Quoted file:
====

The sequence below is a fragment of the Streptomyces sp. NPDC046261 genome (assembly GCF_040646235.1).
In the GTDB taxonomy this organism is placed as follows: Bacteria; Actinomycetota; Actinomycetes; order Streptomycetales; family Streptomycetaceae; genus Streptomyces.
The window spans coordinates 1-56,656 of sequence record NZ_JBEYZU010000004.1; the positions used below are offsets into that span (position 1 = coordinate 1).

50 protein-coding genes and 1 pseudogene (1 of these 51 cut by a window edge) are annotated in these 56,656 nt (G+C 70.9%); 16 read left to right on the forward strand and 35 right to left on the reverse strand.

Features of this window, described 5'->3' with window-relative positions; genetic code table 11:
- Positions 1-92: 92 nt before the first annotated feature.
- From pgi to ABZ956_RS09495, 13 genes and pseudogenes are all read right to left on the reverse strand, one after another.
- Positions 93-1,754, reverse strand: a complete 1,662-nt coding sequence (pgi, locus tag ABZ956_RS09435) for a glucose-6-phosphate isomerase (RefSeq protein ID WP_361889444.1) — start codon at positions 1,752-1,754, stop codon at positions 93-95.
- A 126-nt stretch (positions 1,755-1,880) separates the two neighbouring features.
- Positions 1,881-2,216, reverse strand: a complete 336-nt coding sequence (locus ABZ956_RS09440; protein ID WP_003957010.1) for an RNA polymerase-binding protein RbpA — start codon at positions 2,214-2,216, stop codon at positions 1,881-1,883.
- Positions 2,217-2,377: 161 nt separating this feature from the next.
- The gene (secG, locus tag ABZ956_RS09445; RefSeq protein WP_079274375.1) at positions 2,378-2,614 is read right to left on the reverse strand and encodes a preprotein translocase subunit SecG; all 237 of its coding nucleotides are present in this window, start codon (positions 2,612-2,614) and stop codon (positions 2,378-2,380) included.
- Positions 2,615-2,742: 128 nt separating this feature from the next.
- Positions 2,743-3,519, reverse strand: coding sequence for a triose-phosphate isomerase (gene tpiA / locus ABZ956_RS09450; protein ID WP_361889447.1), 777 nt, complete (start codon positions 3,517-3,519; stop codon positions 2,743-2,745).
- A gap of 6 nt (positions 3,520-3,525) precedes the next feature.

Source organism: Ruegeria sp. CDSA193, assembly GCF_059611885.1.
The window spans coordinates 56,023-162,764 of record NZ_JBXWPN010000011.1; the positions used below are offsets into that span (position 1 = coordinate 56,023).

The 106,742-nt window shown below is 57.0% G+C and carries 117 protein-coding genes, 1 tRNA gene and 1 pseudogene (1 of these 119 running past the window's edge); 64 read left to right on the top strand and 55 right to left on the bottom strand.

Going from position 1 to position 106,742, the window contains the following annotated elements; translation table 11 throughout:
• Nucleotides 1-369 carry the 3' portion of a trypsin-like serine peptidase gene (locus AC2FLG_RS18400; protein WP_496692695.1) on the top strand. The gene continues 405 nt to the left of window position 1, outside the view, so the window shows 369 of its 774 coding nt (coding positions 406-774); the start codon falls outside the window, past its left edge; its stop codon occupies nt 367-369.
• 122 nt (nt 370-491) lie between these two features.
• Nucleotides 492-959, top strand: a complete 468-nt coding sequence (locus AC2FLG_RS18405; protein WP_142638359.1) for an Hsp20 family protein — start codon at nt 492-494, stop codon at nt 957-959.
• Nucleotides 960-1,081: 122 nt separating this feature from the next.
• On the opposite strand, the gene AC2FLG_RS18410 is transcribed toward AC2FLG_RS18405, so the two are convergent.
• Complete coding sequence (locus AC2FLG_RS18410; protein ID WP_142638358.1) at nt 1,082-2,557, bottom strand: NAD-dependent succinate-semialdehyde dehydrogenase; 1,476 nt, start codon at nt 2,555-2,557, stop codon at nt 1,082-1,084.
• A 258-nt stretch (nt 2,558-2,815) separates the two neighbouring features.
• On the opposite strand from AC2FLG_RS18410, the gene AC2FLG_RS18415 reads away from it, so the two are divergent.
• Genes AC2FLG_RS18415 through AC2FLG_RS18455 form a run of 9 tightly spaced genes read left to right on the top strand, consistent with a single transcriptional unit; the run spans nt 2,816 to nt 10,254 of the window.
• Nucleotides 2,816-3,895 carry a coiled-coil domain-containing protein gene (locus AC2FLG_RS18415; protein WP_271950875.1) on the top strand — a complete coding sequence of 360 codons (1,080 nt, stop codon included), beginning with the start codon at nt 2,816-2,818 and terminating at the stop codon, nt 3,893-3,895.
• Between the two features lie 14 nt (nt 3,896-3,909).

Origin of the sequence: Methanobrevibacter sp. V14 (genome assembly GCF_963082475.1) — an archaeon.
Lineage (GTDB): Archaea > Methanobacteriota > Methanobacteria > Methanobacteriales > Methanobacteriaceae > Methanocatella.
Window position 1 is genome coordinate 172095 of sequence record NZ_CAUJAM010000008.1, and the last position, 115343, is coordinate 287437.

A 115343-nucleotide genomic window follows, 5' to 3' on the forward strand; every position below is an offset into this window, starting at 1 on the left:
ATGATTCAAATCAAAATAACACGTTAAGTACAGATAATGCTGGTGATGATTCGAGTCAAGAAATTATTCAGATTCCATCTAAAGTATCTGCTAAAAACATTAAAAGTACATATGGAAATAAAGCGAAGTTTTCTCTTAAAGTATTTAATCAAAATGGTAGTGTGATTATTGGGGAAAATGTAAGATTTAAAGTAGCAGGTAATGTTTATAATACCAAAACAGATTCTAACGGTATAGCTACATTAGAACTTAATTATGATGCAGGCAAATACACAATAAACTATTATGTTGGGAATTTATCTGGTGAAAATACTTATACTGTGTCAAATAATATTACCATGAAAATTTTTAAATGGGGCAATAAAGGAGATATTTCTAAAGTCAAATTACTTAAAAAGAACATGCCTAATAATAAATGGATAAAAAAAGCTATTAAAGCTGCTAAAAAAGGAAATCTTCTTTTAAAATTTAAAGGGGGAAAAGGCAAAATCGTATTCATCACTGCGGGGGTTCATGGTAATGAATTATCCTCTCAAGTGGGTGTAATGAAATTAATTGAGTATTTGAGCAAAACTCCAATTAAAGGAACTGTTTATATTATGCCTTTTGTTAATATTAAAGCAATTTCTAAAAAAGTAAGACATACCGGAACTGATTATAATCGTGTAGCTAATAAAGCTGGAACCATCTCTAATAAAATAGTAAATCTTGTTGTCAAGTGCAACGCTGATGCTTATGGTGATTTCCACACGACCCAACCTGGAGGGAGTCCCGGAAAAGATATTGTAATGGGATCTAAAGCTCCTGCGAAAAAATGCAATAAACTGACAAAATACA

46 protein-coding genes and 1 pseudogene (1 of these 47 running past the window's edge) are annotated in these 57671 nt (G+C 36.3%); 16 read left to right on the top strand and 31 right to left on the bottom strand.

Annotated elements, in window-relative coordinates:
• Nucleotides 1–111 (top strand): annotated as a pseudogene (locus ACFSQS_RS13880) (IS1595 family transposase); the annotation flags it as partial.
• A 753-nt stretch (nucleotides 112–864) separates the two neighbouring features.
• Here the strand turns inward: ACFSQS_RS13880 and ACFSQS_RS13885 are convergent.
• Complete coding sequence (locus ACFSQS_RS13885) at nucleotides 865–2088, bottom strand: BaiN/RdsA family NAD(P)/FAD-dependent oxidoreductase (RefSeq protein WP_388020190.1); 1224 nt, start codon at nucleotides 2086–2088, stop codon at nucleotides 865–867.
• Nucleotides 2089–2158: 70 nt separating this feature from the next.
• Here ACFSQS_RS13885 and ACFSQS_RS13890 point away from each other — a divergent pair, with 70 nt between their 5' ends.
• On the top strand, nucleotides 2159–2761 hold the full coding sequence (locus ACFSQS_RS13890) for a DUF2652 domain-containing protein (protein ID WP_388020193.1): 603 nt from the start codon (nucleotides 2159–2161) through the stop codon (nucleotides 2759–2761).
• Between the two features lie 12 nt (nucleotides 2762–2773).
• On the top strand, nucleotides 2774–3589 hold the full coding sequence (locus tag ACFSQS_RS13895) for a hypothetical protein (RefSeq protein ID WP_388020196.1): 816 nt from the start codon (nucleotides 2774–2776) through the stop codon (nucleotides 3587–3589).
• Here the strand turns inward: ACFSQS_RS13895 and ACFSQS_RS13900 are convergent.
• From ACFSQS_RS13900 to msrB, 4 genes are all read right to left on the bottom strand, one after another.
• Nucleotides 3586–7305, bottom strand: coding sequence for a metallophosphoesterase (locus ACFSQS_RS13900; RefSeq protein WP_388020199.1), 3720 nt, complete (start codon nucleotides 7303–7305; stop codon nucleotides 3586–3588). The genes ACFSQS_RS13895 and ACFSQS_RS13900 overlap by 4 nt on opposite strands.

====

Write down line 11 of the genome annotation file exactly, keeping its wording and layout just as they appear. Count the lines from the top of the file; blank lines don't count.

- Positions 2,217-2,377: 161 nt separating this feature from the next.